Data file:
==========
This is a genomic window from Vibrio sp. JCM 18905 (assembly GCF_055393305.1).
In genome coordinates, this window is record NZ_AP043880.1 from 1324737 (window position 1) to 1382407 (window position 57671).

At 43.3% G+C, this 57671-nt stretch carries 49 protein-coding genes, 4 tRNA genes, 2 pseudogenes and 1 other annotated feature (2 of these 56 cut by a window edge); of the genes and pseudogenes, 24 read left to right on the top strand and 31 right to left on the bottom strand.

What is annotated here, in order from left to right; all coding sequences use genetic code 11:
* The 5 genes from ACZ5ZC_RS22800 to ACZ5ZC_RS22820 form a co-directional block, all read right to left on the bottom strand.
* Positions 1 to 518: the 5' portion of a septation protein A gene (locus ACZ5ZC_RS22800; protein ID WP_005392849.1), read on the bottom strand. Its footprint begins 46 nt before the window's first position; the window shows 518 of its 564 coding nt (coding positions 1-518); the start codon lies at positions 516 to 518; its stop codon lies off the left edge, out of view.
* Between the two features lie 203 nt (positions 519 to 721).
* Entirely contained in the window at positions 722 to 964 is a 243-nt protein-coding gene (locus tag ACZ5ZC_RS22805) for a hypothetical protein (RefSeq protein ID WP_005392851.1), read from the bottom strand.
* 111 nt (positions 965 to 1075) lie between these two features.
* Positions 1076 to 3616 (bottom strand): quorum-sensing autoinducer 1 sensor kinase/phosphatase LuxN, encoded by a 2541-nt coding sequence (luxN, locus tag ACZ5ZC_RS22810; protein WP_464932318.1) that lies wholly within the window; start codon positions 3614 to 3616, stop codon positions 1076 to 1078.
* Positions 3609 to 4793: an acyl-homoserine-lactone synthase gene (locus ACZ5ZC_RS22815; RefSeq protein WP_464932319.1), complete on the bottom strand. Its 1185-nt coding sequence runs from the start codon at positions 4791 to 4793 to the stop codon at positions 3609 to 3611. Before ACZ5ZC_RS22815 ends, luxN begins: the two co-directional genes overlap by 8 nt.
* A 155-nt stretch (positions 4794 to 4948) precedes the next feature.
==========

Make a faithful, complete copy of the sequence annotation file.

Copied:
This is a genomic window from Vibrio sp. JCM 18905 (assembly GCF_055393305.1).
In genome coordinates, this window is record NZ_AP043880.1 from 1324737 (window position 1) to 1382407 (window position 57671).

At 43.3% G+C, this 57671-nt stretch carries 49 protein-coding genes, 4 tRNA genes, 2 pseudogenes and 1 other annotated feature (2 of these 56 cut by a window edge); of the genes and pseudogenes, 24 read left to right on the top strand and 31 right to left on the bottom strand.

What is annotated here, in order from left to right; all coding sequences use genetic code 11:
* The 5 genes from ACZ5ZC_RS22800 to ACZ5ZC_RS22820 form a co-directional block, all read right to left on the bottom strand.
* Positions 1 to 518: the 5' portion of a septation protein A gene (locus ACZ5ZC_RS22800; protein ID WP_005392849.1), read on the bottom strand. Its footprint begins 46 nt before the window's first position; the window shows 518 of its 564 coding nt (coding positions 1-518); the start codon lies at positions 516 to 518; its stop codon lies off the left edge, out of view.
* Between the two features lie 203 nt (positions 519 to 721).
* Entirely contained in the window at positions 722 to 964 is a 243-nt protein-coding gene (locus tag ACZ5ZC_RS22805) for a hypothetical protein (RefSeq protein ID WP_005392851.1), read from the bottom strand.
* 111 nt (positions 965 to 1075) lie between these two features.
* Positions 1076 to 3616 (bottom strand): quorum-sensing autoinducer 1 sensor kinase/phosphatase LuxN, encoded by a 2541-nt coding sequence (luxN, locus tag ACZ5ZC_RS22810; protein WP_464932318.1) that lies wholly within the window; start codon positions 3614 to 3616, stop codon positions 1076 to 1078.
* Positions 3609 to 4793: an acyl-homoserine-lactone synthase gene (locus ACZ5ZC_RS22815; RefSeq protein WP_464932319.1), complete on the bottom strand. Its 1185-nt coding sequence runs from the start codon at positions 4791 to 4793 to the stop codon at positions 3609 to 3611. Before ACZ5ZC_RS22815 ends, luxN begins: the two co-directional genes overlap by 8 nt.
* A 155-nt stretch (positions 4794 to 4948) precedes the next feature.